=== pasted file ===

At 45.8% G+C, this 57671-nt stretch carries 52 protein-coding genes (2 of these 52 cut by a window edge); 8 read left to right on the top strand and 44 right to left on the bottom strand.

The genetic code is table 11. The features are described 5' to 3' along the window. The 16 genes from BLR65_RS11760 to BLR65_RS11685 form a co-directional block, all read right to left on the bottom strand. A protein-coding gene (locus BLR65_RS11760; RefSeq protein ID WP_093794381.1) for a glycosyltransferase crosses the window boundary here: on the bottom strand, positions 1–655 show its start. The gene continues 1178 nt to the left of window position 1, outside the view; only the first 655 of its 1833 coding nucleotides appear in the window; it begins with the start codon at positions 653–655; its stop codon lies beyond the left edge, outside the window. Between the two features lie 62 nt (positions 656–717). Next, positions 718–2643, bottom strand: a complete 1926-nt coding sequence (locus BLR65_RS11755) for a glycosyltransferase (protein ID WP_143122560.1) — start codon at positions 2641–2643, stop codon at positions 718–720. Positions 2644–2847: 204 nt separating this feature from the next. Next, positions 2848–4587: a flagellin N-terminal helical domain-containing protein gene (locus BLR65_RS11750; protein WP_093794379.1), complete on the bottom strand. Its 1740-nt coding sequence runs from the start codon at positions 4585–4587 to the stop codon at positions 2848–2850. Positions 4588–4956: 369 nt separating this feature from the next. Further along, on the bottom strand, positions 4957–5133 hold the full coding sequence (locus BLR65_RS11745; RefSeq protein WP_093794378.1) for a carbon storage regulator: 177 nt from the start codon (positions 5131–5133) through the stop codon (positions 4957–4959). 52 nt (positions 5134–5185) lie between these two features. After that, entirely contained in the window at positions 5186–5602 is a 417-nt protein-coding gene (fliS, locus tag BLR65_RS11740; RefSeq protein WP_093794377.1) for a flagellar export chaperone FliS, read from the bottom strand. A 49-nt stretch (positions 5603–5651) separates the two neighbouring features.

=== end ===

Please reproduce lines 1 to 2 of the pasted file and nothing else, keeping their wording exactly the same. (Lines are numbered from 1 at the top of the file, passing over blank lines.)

At 45.8% G+C, this 57671-nt stretch carries 52 protein-coding genes (2 of these 52 cut by a window edge); 8 read left to right on the top strand and 44 right to left on the bottom strand.

The genetic code is table 11. The features are described 5' to 3' along the window. The 16 genes from BLR65_RS11760 to BLR65_RS11685 form a co-directional block, all read right to left on the bottom strand. A protein-coding gene (locus BLR65_RS11760; RefSeq protein ID WP_093794381.1) for a glycosyltransferase crosses the window boundary here: on the bottom strand, positions 1–655 show its start. The gene continues 1178 nt to the left of window position 1, outside the view; only the first 655 of its 1833 coding nucleotides appear in the window; it begins with the start codon at positions 653–655; its stop codon lies beyond the left edge, outside the window. Between the two features lie 62 nt (positions 656–717). Next, positions 718–2643, bottom strand: a complete 1926-nt coding sequence (locus BLR65_RS11755) for a glycosyltransferase (protein ID WP_143122560.1) — start codon at positions 2641–2643, stop codon at positions 718–720. Positions 2644–2847: 204 nt separating this feature from the next. Next, positions 2848–4587: a flagellin N-terminal helical domain-containing protein gene (locus BLR65_RS11750; protein WP_093794379.1), complete on the bottom strand. Its 1740-nt coding sequence runs from the start codon at positions 4585–4587 to the stop codon at positions 2848–2850. Positions 4588–4956: 369 nt separating this feature from the next. Further along, on the bottom strand, positions 4957–5133 hold the full coding sequence (locus BLR65_RS11745; RefSeq protein WP_093794378.1) for a carbon storage regulator: 177 nt from the start codon (positions 5131–5133) through the stop codon (positions 4957–4959). 52 nt (positions 5134–5185) lie between these two features. After that, entirely contained in the window at positions 5186–5602 is a 417-nt protein-coding gene (fliS, locus tag BLR65_RS11740; RefSeq protein WP_093794377.1) for a flagellar export chaperone FliS, read from the bottom strand. A 49-nt stretch (positions 5603–5651) separates the two neighbouring features.